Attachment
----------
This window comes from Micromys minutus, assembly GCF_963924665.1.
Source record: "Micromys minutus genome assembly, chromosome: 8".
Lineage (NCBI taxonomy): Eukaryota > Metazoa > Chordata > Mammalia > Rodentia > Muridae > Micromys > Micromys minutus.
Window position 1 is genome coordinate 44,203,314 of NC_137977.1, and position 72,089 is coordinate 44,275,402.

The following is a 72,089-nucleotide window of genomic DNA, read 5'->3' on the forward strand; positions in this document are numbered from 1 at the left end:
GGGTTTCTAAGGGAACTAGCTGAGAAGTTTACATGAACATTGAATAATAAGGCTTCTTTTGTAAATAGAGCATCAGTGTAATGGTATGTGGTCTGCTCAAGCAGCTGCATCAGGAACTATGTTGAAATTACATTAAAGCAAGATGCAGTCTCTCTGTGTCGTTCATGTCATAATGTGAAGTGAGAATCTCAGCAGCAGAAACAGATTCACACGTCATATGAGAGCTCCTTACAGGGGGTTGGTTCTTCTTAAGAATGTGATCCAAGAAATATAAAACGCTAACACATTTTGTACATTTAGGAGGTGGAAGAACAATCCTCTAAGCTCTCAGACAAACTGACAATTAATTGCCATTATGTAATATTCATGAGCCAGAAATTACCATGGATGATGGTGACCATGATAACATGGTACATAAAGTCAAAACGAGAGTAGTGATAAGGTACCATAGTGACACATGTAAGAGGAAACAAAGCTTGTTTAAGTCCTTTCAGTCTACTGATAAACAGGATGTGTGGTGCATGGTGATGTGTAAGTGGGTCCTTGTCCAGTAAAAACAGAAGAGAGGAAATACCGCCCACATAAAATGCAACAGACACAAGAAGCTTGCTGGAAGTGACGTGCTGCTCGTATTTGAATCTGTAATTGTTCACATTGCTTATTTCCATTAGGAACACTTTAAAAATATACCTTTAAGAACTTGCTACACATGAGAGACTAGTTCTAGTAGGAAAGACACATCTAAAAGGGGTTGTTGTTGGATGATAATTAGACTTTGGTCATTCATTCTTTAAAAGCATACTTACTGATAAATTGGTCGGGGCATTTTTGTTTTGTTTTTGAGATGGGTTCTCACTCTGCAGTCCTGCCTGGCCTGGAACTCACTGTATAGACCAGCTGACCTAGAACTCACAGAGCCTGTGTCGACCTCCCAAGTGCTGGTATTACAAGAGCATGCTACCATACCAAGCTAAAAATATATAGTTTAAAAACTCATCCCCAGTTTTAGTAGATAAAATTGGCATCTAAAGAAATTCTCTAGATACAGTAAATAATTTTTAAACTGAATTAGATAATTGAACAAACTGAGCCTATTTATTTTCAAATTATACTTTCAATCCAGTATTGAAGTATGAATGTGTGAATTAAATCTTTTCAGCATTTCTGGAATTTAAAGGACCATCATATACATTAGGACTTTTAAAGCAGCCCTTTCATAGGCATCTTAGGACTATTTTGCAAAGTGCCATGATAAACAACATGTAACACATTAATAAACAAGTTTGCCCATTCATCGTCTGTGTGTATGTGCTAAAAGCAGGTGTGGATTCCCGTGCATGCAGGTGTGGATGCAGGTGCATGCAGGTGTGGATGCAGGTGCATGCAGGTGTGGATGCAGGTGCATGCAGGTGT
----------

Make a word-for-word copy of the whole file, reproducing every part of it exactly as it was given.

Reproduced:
This window comes from Micromys minutus, assembly GCF_963924665.1.
Source record: "Micromys minutus genome assembly, chromosome: 8".
Lineage (NCBI taxonomy): Eukaryota > Metazoa > Chordata > Mammalia > Rodentia > Muridae > Micromys > Micromys minutus.
Window position 1 is genome coordinate 44,203,314 of NC_137977.1, and position 72,089 is coordinate 44,275,402.

The following is a 72,089-nucleotide window of genomic DNA, read 5'->3' on the forward strand; positions in this document are numbered from 1 at the left end:
GGGTTTCTAAGGGAACTAGCTGAGAAGTTTACATGAACATTGAATAATAAGGCTTCTTTTGTAAATAGAGCATCAGTGTAATGGTATGTGGTCTGCTCAAGCAGCTGCATCAGGAACTATGTTGAAATTACATTAAAGCAAGATGCAGTCTCTCTGTGTCGTTCATGTCATAATGTGAAGTGAGAATCTCAGCAGCAGAAACAGATTCACACGTCATATGAGAGCTCCTTACAGGGGGTTGGTTCTTCTTAAGAATGTGATCCAAGAAATATAAAACGCTAACACATTTTGTACATTTAGGAGGTGGAAGAACAATCCTCTAAGCTCTCAGACAAACTGACAATTAATTGCCATTATGTAATATTCATGAGCCAGAAATTACCATGGATGATGGTGACCATGATAACATGGTACATAAAGTCAAAACGAGAGTAGTGATAAGGTACCATAGTGACACATGTAAGAGGAAACAAAGCTTGTTTAAGTCCTTTCAGTCTACTGATAAACAGGATGTGTGGTGCATGGTGATGTGTAAGTGGGTCCTTGTCCAGTAAAAACAGAAGAGAGGAAATACCGCCCACATAAAATGCAACAGACACAAGAAGCTTGCTGGAAGTGACGTGCTGCTCGTATTTGAATCTGTAATTGTTCACATTGCTTATTTCCATTAGGAACACTTTAAAAATATACCTTTAAGAACTTGCTACACATGAGAGACTAGTTCTAGTAGGAAAGACACATCTAAAAGGGGTTGTTGTTGGATGATAATTAGACTTTGGTCATTCATTCTTTAAAAGCATACTTACTGATAAATTGGTCGGGGCATTTTTGTTTTGTTTTTGAGATGGGTTCTCACTCTGCAGTCCTGCCTGGCCTGGAACTCACTGTATAGACCAGCTGACCTAGAACTCACAGAGCCTGTGTCGACCTCCCAAGTGCTGGTATTACAAGAGCATGCTACCATACCAAGCTAAAAATATATAGTTTAAAAACTCATCCCCAGTTTTAGTAGATAAAATTGGCATCTAAAGAAATTCTCTAGATACAGTAAATAATTTTTAAACTGAATTAGATAATTGAACAAACTGAGCCTATTTATTTTCAAATTATACTTTCAATCCAGTATTGAAGTATGAATGTGTGAATTAAATCTTTTCAGCATTTCTGGAATTTAAAGGACCATCATATACATTAGGACTTTTAAAGCAGCCCTTTCATAGGCATCTTAGGACTATTTTGCAAAGTGCCATGATAAACAACATGTAACACATTAATAAACAAGTTTGCCCATTCATCGTCTGTGTGTATGTGCTAAAAGCAGGTGTGGATTCCCGTGCATGCAGGTGTGGATGCAGGTGCATGCAGGTGTGGATGCAGGTGCATGCAGGTGTGGATGCAGGTGCATGCAGGTGT